Week 1: The Mission of God
Week 1, Day 1
“That These Words of Christ, ‘This is My Body’, etc., Still Stand Firm Against the Fanatics (1527),” Martin Luther
[God] must be present in every single creature in its innermost and outermost being, on all sides, through and through, below and above, before and behind, so that nothing can be more truly present and within all creatures than God himself with his power.
God in Residence (Exodus 15:17)
Tapio Leinonen, Lutheran, Finland
You brought them in and planted them on the mountain of your own possession, the place, O Lord, that you made your abode, the sanctuary, O Lord, that your hands have established.
Where does God reside? Is there a certain place where God can be found? How much space does God need in God’s residence?
God is more than anything we can conceive of—we cannot build or even imagine a house or a church large enough to house God. We cannot make God fit into a single place. Still, God is present in our churches, our places of worship and the houses in which we live. God has given us God’s creation, in which to live: to exist with every cell in our body, to breathe the air, to feel the sun, to love and fulfill our tasks as God’s images. God resides in God’s creation, but cannot be captured within its limits. But if God is everywhere, where should we look for God?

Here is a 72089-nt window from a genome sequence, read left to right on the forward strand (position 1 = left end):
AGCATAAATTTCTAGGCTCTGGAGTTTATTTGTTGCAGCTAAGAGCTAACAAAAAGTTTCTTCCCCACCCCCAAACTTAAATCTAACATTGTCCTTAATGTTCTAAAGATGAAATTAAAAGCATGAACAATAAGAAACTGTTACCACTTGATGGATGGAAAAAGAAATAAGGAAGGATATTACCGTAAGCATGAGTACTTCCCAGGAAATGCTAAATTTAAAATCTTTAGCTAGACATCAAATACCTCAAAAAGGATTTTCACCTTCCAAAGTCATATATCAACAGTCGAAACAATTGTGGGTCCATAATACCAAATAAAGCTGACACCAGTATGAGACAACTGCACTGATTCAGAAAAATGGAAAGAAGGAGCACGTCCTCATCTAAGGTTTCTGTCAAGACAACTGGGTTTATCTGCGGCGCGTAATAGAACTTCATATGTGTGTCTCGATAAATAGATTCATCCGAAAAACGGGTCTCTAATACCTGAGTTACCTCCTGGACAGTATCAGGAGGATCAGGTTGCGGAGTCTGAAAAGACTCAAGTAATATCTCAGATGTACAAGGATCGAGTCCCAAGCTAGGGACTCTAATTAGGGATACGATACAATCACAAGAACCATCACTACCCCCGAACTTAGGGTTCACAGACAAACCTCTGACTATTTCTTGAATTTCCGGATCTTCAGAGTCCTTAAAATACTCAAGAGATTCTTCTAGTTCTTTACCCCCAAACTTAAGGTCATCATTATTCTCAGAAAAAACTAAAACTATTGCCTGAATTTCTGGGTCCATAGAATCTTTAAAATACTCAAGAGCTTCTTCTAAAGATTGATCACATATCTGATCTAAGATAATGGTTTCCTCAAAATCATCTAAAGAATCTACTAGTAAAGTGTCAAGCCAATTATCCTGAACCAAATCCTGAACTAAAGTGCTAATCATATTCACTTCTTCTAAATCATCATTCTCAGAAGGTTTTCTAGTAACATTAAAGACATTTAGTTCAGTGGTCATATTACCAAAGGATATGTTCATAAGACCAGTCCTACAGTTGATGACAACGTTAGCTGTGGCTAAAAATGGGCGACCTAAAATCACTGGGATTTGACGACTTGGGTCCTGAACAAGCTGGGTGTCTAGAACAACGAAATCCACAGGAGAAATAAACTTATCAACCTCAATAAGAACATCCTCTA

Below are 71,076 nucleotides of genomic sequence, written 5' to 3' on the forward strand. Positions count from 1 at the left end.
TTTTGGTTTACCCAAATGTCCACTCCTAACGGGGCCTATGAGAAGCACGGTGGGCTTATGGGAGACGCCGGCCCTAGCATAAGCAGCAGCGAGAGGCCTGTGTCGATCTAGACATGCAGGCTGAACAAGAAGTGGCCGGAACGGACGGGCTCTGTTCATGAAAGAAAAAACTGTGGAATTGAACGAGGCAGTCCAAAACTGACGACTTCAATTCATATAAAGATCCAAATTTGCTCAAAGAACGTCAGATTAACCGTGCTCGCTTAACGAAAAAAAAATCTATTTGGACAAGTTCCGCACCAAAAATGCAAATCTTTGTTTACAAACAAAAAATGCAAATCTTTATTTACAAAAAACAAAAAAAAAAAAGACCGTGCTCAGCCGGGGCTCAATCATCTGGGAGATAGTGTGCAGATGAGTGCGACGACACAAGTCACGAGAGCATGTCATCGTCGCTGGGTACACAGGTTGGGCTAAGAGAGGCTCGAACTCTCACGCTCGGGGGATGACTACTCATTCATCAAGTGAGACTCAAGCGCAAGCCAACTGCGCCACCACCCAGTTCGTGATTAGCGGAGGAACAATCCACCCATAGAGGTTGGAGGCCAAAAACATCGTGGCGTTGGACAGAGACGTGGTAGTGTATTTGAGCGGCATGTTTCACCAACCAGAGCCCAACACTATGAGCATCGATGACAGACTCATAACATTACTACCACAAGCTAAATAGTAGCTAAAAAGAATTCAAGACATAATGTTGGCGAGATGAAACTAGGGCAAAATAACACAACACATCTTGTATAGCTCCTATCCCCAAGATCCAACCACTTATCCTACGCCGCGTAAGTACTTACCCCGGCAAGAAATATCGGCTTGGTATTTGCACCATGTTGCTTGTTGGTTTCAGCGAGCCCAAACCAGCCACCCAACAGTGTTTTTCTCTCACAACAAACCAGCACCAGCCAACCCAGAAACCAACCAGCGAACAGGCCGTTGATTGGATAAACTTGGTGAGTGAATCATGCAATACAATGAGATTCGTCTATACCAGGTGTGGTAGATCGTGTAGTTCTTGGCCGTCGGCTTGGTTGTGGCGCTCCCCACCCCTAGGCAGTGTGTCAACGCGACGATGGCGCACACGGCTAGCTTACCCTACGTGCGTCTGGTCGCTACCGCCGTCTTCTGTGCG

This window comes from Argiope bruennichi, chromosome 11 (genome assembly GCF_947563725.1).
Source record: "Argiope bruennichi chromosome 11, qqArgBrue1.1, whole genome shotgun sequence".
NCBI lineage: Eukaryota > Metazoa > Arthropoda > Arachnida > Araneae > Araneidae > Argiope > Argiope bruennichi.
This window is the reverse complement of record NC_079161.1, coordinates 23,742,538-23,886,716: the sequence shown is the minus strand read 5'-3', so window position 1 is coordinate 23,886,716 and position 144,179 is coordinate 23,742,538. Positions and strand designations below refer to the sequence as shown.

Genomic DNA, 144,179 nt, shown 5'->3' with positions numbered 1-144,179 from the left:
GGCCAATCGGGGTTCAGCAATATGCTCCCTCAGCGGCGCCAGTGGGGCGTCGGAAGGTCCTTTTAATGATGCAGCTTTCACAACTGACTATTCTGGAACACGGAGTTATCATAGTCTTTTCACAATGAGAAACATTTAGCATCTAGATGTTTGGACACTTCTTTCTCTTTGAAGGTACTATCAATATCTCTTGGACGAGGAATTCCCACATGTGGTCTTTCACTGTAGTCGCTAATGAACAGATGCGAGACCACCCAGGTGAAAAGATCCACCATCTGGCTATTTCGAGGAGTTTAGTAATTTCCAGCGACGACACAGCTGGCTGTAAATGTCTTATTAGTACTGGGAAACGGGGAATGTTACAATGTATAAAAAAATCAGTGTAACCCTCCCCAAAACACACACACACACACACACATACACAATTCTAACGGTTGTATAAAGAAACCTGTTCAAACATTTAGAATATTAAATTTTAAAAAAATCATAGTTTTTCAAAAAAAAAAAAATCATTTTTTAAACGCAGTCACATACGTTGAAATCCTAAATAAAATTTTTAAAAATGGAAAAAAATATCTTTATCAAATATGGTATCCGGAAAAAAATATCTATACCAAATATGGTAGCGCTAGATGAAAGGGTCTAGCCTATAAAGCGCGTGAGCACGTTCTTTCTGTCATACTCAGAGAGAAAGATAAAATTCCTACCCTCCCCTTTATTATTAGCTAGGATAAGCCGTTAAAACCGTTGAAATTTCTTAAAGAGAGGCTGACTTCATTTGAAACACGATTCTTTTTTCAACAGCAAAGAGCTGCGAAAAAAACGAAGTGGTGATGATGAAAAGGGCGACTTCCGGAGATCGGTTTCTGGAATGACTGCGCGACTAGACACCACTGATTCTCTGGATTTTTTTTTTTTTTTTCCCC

While fasting, we make room in our hearts for God. God is already there for God has created us in God’s image—of that we can be certain. Our Lenten discipline is not for God’s pleasure. Rather, it is so that we can empty our hearts of all things that prevent us from loving God and knowing God’s will and presence. Love and the presence of God can make us flourish and our hearts glow, and help us to see more clearly.
In the book of Exodus, Moses and the Israelites sing praise to God who has promised to lead them to God’s residence, to plant them on God’s mountain. We can join that praise and pray for God to lead us to God’s holy place of residence, the altar. The altar is where we cannot only find God, but also meet God in God’s Son, Jesus Christ, who is present in the sacrament of the Eucharist. At the altar we can truly take root in the soil where God resides, that is in God’s Word and sacraments. But God does not remain at the altar. God sends us to the world to fulfill God’s mission through service and love and resides with and in us.
God is so mighty that we cannot situate God wherever we want. We have our limits. But God chose to position Godself within our limits; God came to us in God’s Son, to reside with us as one of us. And God will be with us, to the very end.